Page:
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Murray Journal

Mother Nature slows start of Murray High School’s baseball season

Apr 29, 2019 09:34AM ● By Carl Fauver

MHS first baseman Jonah McBride (R) tries to tag an Olympus base runner. (

By Carl Fauver | [email protected] 

April showers are well known for bringing May flowers… but they also wreak havoc on the Utah high school baseball season more often than not.

Such was the case this year – in the two weeks leading into Easter – just as the Murray Spartans were gearing up to open their Region 6 baseball season – with three games scheduled, over four days – against rival Olympus Titans.

Poor weather forced two of the games into a single-day doubleheader. And, as of press time, coach Marce Wilson’s team was still searching for enough dry grass to get the third game in, while also wondering how many other region games would have to be put on hold. 

The Spartans particularly wanted to get off to a quick start in their region season, because Olympus has established itself as a firm thorn in the Murray baseball team’s side. For three years running, the Spartans and Titans have been the top two teams in the region, with Murray claiming the region crown in 2016 and 2017, while placing second to Olympus last season.

Then, in all three of those seasons, it was that same Titan team that ousted MHS from the state baseball tournament.

That’s what made the March 12 doubleheader particularly satisfying for the Murray bunch, as they swept both games from Olympus at Ken Price Field, next to Murray Park. The scores were 4-3 in the first game, followed by a 14-4 blowout in the second.

The Spartans trailed most of the first game, before scoring three runs in the bottom of the seventh inning to come from behind. Senior Murray first baseman Jonah McBride hit the walk-off single to complete the comeback.

“We are aware we have lost those state tournament games to Olympus and they are definitely one of our biggest rivals,” McBride said.  “So, getting the walk-off hit to win the first game was great, and I think it gave us a little extra confidence going to the second game.”

Eighth year head coach Wilson said before the games he still considers Olympus to be the team to beat in Region 6 this spring, despite losing a lot of kids off last year’s Titan team.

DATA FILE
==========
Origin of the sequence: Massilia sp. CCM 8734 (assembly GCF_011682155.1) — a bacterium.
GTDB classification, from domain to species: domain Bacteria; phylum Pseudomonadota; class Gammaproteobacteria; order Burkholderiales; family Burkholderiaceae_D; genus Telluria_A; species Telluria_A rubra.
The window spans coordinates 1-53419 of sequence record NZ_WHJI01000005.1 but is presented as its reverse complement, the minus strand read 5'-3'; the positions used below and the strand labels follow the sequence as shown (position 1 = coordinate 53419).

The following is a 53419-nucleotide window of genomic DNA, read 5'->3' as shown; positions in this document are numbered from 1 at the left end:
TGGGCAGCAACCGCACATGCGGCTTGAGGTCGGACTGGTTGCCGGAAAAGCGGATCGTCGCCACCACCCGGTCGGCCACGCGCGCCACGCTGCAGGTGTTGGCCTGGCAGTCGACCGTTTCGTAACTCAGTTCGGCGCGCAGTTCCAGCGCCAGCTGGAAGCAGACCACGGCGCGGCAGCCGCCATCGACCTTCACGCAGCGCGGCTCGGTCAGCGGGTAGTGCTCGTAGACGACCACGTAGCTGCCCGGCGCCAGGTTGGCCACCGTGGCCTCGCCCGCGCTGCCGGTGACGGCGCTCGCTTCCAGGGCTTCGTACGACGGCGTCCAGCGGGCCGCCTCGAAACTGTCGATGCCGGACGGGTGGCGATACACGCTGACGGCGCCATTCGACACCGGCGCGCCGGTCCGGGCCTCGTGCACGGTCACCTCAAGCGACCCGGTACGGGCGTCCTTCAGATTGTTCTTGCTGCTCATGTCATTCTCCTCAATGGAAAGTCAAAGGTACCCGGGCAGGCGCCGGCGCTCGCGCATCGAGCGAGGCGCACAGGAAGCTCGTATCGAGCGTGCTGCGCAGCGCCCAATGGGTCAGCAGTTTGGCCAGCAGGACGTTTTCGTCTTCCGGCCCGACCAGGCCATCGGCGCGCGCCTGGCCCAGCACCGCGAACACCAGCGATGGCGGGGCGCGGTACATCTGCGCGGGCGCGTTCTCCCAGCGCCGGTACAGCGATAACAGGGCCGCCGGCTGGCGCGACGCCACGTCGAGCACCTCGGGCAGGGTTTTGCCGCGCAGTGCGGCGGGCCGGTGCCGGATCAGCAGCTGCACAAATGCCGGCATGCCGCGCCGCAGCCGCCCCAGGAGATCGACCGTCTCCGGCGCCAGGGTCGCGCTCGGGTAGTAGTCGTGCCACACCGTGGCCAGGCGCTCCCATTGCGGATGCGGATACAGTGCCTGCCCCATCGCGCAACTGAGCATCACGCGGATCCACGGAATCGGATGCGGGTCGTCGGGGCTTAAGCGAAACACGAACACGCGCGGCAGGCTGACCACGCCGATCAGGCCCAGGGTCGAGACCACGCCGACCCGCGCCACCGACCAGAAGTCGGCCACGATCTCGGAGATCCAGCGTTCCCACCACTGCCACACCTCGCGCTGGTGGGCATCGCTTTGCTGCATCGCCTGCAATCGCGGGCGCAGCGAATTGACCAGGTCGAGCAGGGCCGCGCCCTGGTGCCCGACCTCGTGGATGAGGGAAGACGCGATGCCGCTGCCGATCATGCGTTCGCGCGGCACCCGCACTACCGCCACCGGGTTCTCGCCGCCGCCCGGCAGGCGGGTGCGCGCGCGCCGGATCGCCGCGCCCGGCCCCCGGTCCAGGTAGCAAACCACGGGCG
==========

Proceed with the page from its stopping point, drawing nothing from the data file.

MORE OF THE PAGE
“Olympus had 15 seniors on their team last year, when they went undefeated in region,” the coach said. “And despite losing all those kids (to graduation), they should still be our biggest competition again this year. They have the best feeder program in our region.  Murray’s feeder program is down a bit.”

Wilson expects Skyline, Highland and West High Schools to also be competitive.

“Skyline has a new coach and kids always play hard for a new coach,” Wilson added. “And Highland returns almost their entire team.”

With 11 seniors graduating a year ago, Murray lost nearly as many players to graduation as Olympus. Second baseman Easton Sprague is one of only five seniors on this year’s team.

“We’re a young team; but I think we can do pretty well,” Sprague said. “We will make the state tournament as a top seed, I believe.  I’m sad to see my Murray baseball career coming to an end. I have been coached by coach Wilson for seven years. He has made me a better player. It will be tough when it ends.”

However, Sprague also already knows he will be playing baseball again a year from now, at the next level.

“I’ve signed to play for Mt. Hood Community College (outside Portland, Oregon),” he said. “Last October, my dad and I drove up to visit four Oregon schools. I liked the vibe (Mt. Hood CC) had.”

McBride is hoping for the same opportunity.  

“I have been talking to my coaches and would definitely like to play college baseball,” the senior first baseman said. “But I have already earned an academic scholarship at the University of Utah. So, it would have to be a good opportunity to pass that up to play baseball somewhere else.”  

Ironically, 30 years ago Wilson was pitching against Murray High School – in the 1989 state baseball tournament – while playing for West High. A few years later (1995), Wilson pitched three games in the NAIA College World Series for Bellevue University (south of Omaha, Nebraska), in route to that school’s national baseball championship.

A week later the New York Yankees drafted Wilson. But a severe shoulder injury kept him from reporting to the team.

“I kind of had enough by then and figured the (NAIA) championship was a good way to go out,” he said.

Coaching the Spartans this spring is the kind of challenge Wilson said he enjoys.

“We are certainly inexperienced this season; but that makes it fun to coach,” he said. “You really have to teach players, in order to get the most out of them.”